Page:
Dreamwood is my book review for today. This fantasy adventure for middle grade readers takes place around the north-west coast of a settler-era America.
What’s so #30DaysWild about that? Well, with all the things going on with the trees, I thought you’d like a picture of some wild trees in Epping Forest. The one above was done in situ (en plein air is the artists term, as in ‘in the open air’). It’s in pastel, my favourite medium. When I got home I did the one at the bottom of this post, because that is what I really saw when I was doing it.
But first, my review.
Lucy Darrington has no choice but to run away from boarding school. Her father, an expert on the supernatural, has been away for too long while doing research in Saarthe, a remote territory in the Pacific Northwest populated by towering redwoods, timber barons, and the Lupine people. But upon arriving, she learns her father is missing: Rumor has it he’s gone in search of dreamwood, a rare tree with magical properties that just might hold the cure for the blight that’s ravaging the forests of Saarthe.
Determined to find her father (and possibly save Saarthe), Lucy and her vexingly stubborn friend Pete follow William Darrington’s trail to the deadly woods on Devil’s Thumb. As they encounter Lupine princesses, giant sea serpents, and all manner of terrifying creatures, Lucy hasn’t reckoned that the dreamwood itself might be the greatest threat of all. [goodreads]
This was a book of the month for the Great Middle Grade Reads group on Goodreads, and I bought a second-hand copy via Amazon for a pittance.
I enjoyed reading Dreamwood. Lucy was believable, if a little slow on the uptake in some things, for all her cleverness. She had a little bit of the Hermione Granger about her, without the understanding of people. The characters and communities were well put together, ranging from outback towns, through native people’s communities (more ‘modern’ than the settler’s outpost), to wild woods and plains.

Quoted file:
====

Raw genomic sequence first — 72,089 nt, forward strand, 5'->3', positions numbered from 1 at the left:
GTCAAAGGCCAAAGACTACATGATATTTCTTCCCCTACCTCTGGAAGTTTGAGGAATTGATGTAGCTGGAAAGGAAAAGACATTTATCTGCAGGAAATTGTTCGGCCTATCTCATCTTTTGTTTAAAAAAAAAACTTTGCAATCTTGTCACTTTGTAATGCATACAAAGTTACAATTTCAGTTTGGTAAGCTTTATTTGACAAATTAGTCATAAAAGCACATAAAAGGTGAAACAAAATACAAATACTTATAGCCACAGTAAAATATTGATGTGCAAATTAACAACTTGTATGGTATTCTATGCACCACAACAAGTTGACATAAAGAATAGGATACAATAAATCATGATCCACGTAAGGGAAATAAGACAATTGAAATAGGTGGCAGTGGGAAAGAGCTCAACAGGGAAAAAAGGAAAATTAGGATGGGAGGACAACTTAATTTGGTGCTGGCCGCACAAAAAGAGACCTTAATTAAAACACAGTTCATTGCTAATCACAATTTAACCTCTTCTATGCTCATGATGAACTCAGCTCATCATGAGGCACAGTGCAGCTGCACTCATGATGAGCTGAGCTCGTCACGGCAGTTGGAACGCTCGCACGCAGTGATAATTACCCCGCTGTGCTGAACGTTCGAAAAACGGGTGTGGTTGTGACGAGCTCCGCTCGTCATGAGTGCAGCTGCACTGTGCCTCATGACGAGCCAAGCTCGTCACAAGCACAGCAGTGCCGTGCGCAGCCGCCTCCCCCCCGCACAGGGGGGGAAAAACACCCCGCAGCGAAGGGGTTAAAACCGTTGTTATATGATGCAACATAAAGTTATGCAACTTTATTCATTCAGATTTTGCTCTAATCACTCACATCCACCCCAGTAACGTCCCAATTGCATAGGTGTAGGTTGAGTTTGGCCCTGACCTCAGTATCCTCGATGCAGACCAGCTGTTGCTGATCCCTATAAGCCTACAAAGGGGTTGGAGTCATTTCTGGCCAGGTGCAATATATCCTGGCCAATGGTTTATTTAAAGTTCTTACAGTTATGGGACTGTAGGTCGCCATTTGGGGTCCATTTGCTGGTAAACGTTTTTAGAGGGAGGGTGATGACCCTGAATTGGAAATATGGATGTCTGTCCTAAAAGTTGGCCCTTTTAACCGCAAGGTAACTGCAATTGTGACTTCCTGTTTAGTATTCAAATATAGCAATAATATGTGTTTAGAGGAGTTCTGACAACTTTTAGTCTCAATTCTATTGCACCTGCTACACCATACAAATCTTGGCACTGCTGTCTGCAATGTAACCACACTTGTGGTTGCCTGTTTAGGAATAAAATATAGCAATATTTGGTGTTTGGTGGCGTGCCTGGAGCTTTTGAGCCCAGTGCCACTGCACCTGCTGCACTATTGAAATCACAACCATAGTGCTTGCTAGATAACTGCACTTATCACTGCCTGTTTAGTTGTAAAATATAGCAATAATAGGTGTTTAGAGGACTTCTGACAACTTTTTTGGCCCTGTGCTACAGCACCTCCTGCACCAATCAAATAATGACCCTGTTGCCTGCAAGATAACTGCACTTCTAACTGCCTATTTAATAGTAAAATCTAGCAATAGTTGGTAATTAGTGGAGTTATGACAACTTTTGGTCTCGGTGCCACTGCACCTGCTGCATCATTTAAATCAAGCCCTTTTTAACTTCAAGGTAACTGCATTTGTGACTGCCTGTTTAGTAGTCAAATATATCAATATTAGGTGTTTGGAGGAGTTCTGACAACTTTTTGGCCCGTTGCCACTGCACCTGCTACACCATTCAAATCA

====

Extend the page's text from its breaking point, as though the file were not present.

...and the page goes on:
I felt the plot held up most of the time, although I was distracted by the scale of the forest she was in. From the description of the place when she looked at the map, I had imagined a much smaller area of land; this one took days, if not weeks to travel through – and it didn’t seem to be because of a need to hack one’s way through jungle. I was also distracted by being on open fields surrounded by trees, heading towards some hilly woods, yet guided all the while by the line of the ocean in the distance. Something wrong with the sightlines in that, I thought.
Technicalities apart, this was a good scary story for middle grade (older kids) readers. Some of it was very scary. The first dream sequence was brilliantly written, and had me completely involved. Mechanical inventions generally worked well. The author did a good bit of world-building here, even if I could be a bit fussy over details. And you know how much I love sentient trees!
My sentient tree picture
I painted these around 1990, in case you wondered. That’s a long time ago now.
Apologies for the distortion in the pictures. I took these photographs at an angle to avoid reflections from the glass, probably just before I took them to the person who had bought them at the Epping Art Society’s Annual Show. Copyright remains with me, though.
This is part of my #30DaysWild challenge. You can join in!